Sunday, 12 January 2014

ANKYLOSING SPONDYLITIS

ANKYLOSING SPONDYLITIS

Ankylosing spondylitis is an inflammatory disease that can cause some of the vertebrae in your spine to fuse together. This fusing makes the spine less flexible and can result in a hunched-forward posture. A severe case of ankylosing spondylitis can make it impossible for you to lift your head high enough to see forward.

CAUSES

Ankylosing spondylitis has no known specific cause, though genetic factors seem to be involved. In particular, people who have a gene called HLA-B27 are at significantly increased risk of developing ankylosing spondylitis.

As ankylosing spondylitis worsens and the inflammation persists, new bone forms as part of the body's attempt to heal. This new bone gradually bridges the gap between vertebrae and eventually fuses sections of vertebrae together. Those parts of your spine become stiff and inflexible. Fusion can also stiffen your rib cage, restricting your lung capacity and function.

SIGNS & SYMPTOMS

Early signs and symptoms of ankylosing spondylitis may include pain and stiffness in your lower back and hips, especially in the morning and after periods of inactivity.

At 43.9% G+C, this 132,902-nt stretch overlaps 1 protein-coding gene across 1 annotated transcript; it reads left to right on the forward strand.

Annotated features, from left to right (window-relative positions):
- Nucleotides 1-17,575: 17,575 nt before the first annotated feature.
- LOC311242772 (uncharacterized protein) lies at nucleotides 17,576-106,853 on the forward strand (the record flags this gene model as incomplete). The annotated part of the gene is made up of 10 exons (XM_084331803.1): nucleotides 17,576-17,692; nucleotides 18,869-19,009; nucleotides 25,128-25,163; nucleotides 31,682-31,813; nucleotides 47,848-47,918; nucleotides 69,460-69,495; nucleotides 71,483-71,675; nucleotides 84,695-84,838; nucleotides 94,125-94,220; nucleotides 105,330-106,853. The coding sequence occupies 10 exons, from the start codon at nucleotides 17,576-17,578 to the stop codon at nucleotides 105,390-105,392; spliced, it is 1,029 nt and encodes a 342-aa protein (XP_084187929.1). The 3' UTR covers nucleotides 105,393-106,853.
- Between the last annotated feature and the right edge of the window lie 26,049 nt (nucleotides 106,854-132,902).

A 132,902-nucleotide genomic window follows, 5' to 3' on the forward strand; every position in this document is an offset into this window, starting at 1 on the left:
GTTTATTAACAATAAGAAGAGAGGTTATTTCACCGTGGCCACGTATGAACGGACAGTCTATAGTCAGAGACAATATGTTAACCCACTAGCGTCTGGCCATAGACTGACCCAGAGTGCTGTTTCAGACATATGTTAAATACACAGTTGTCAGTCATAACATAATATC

These symptoms may come on so gradually that you don't notice them at first. Over time, symptoms may worsen, improve or stop completely at irregular intervals.

The areas most commonly affected are:
- The joint between the base of your spine and your pelvis.
- The vertebrae in your lower back.
- The places where your tendons and ligaments attach to bones, mainly in your spine, but sometimes along the back of your heel.
- The cartilage between your breastbone and ribs.
- Your hip and shoulder joints.

RISK FACTORS

- Sex: Men are more likely to develop ankylosing spondylitis than are women.
- Age: Onset generally occurs in late adolescence or early adulthood.
- Heredity: Most people who have ankylosing spondylitis have the HLA-B27 gene.

COMPLICATIONS

Ankylosing spondylitis doesn't follow a set course. The severity of symptoms and development of complications vary widely from person to person. Complications may include:
- Eye inflammation (uveitis).
- Compression fractures.
- Difficulty breathing.
- Heart problems.

There is no cure for ankylosing spondylitis, but treatments can decrease your pain and lessen your symptoms.

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